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Deciphered and Undeciphered Scripts
The story of the decipherment of ancient scripts is very interesting. Ahokan Brahmi was deciphered as a result of the painstaking and time taking efforts of a number of scholars working as employees of the East India Company. They were:
· Charles Wilkins
· Captain A. Troyer
· W.H. Mill
· J. Stevenson
· James Princep
These scholars first tried to read early medieval Brahmi scripts and then worked on deciphering the old letters.
The final step in the decipherment of the 3rd Century BCE Maurya Brahmi was made by Princep in 1837.
Even though he managed to read these scripts, he was unable to identify the mention of King Piyadassi mentioned within the script. George Turner, an officer of the Ceylon Civil Service, identified him as King Asoka on the basis of references in the Pali Chronicle, the Dipavamsa.
Princep also played a role in the decipherment of Kharoshthi, along with other scholars like Christian Lassen, Alexander Cunningham and E. Norris. This was easier because of the availability of bi-script coins in Greek and Kharoshthi by the Indo-Greek Kings.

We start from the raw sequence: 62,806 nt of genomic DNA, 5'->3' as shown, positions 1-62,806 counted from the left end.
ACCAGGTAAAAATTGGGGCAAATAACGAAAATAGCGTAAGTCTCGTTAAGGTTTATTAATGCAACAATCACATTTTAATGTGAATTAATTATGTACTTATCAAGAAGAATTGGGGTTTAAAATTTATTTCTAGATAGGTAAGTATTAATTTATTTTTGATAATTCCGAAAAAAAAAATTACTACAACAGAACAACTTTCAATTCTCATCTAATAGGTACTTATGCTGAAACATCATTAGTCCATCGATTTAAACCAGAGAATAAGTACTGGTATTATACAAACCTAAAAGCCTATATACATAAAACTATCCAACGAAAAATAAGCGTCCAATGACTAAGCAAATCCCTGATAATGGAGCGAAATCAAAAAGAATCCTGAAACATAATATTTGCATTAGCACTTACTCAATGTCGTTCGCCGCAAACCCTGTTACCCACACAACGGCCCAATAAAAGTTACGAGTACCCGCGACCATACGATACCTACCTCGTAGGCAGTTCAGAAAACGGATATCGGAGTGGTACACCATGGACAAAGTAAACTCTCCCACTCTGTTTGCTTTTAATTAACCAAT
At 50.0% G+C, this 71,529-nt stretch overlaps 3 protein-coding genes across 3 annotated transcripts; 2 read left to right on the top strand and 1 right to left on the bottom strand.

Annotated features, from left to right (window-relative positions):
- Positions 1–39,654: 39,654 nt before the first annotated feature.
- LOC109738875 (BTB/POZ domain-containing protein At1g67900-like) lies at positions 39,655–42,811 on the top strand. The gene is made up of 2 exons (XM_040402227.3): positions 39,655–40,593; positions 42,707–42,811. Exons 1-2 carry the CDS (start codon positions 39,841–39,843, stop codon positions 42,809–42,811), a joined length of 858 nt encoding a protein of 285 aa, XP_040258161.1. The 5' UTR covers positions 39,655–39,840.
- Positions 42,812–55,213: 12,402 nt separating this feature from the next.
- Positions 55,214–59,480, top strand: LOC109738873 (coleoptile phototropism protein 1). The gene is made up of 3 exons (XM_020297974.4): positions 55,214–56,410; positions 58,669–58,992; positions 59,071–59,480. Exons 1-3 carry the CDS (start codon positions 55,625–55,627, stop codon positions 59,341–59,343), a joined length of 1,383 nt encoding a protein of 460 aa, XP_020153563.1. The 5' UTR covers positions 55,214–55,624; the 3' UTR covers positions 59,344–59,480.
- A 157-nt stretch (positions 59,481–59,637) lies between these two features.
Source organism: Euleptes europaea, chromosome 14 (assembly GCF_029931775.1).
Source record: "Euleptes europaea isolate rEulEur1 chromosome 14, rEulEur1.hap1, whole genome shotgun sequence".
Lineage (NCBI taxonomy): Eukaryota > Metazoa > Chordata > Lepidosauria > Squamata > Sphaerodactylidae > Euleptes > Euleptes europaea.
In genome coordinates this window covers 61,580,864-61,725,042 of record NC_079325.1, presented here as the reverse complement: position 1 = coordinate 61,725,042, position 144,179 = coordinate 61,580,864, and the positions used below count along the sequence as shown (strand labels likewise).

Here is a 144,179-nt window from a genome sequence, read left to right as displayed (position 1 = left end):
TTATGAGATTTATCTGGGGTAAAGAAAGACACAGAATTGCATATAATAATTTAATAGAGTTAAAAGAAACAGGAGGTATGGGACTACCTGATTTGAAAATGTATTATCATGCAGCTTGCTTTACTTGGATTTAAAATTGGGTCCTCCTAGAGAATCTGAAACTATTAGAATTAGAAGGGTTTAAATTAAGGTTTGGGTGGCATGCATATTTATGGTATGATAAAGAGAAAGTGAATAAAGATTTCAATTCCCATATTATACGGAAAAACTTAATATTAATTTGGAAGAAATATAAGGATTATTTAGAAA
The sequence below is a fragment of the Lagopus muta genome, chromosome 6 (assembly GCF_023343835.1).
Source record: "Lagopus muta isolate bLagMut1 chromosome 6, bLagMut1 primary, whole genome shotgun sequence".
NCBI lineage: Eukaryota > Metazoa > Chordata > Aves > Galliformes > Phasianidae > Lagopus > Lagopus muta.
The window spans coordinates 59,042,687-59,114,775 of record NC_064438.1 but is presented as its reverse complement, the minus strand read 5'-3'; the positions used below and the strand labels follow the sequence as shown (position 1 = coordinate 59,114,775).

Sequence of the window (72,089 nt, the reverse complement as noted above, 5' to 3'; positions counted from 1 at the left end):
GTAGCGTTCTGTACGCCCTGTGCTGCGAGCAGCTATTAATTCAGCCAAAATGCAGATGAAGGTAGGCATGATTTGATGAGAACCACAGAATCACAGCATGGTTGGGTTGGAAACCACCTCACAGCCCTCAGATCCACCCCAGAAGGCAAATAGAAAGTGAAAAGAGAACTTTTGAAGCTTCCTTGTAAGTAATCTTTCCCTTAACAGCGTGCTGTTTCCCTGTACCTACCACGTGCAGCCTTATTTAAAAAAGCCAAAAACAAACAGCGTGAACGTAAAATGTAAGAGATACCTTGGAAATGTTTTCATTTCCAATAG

Apart from the Harappan script, there are some other scripts that are still currently unread and very difficult to read. These include an elaborate, calligraphic variation of Brahmi known as ornate or ornamental Brahmi which is found on short inscriptions in various parts of the country.
Another stylized, ornate form of the Brahmi script, referred to by scholars as Shankhalipi ( because its characters look like Shankhas or conch shells) is found in the inscriptions of the 4th-8th centuries CE in various parts of India except the extreme south. Both Ornate Brahmi and Shankhalipi seem to have been used mainly for names and signatures.
There is a script similar to Brahmi on terracotta seals at sites such as Chandraketugarh and Tamluk in Eastern India. An Undeciphered script similar to Kharoshthi has been found in Afghanistan.
These ancient scriptures hold keys to unlocking the rich culture that existed in the Asian subcontinent. Deciphering them would reveal various features and characteristics of ancient civilizations which were responsible for the exquisite planning in which they lived. They are of prime importance to us and must be preserved. All efforts must be taken to protect and decipher these scripts as knowing our past helps us sustaining our present and planning our future better.